One-off activities are completed in one sesison. They are often highly engaging and can have a real wow factor. Consider:
- using them at recruitment and launch events,
- scattering them throughout longer projects to reinvigorate the club,
- using make-and-take activities (where participants physically take something away with them at the end)
Any activity that takes club members two to three sessions to complete might be considered a short project. Search the project database for ideas that have worked for other clubs. With a short project you can:
- extend a classroom activity to allow for more free investigation
- enable club members to participate in a number of related one-off activities
- allow club members to try something out before committing to a longer project
Any activity that takes half a term or more to complete might be considered a long project. Completing a long project can be very rewarding, especially if there is an award or a prize involved. Showcase your club’s efforts by:
- getting members to present their work in an assembly, at a parents’ evening, PTA or governors’ meeting.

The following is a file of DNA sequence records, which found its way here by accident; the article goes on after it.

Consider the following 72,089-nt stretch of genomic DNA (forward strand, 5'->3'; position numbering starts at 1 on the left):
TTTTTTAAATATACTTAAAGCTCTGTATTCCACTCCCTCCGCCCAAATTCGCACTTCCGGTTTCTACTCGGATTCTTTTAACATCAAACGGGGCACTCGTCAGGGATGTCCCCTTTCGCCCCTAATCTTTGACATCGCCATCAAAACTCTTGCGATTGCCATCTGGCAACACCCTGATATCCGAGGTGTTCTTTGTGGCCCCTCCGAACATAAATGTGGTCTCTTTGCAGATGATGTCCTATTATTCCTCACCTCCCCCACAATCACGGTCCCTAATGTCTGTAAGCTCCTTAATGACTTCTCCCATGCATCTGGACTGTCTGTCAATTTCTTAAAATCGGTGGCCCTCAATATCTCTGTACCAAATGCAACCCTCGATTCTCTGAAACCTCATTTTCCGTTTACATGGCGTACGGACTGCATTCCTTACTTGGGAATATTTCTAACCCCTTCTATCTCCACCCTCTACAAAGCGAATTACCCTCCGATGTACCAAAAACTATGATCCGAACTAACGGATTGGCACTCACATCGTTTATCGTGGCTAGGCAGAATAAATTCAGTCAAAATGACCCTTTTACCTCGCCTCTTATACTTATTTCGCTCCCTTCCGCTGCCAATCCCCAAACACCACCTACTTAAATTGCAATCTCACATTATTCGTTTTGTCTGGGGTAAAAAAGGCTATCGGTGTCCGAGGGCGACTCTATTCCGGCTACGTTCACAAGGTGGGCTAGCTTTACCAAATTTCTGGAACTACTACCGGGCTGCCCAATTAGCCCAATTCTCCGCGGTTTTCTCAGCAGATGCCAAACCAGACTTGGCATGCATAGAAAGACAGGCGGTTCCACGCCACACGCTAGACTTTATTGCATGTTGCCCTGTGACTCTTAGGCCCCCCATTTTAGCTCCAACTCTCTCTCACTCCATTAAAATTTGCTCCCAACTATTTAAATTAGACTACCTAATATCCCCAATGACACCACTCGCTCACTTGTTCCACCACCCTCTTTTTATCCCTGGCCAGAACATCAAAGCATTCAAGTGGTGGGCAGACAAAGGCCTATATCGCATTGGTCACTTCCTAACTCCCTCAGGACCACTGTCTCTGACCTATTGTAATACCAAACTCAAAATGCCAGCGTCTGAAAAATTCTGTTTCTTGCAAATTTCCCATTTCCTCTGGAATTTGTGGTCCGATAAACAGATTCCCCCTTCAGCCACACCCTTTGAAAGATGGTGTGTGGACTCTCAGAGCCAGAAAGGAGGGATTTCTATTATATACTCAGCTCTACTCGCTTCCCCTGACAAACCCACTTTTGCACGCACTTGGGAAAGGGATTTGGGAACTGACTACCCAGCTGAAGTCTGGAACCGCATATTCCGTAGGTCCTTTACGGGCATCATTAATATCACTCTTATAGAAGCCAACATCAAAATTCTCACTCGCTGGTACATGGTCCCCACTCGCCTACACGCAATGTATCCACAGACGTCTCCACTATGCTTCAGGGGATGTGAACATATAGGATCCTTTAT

- going to a regional or national science fair allow your club to show off what they’ve achieved.
- Search the suppliers & services database for competitions or awards that could be relevant.
Putting the M in STEM
A common cause for concern is how to engage with maths. Potential solutions include:
- Make sure a mathematician is involved in planning and carrying out a variety of club activities.
- Tease out the maths that will be present in most science, technology and engineering projects, without shoe-horning the maths into all your projects.
- Think about your STEM club as a “maths in context” club and think carefully about branding any activity as a purely maths activity.
- Search the STEM Clubs Network project database or the suppliers & services database for maths activities that successfully enhance and enrich the curriculum.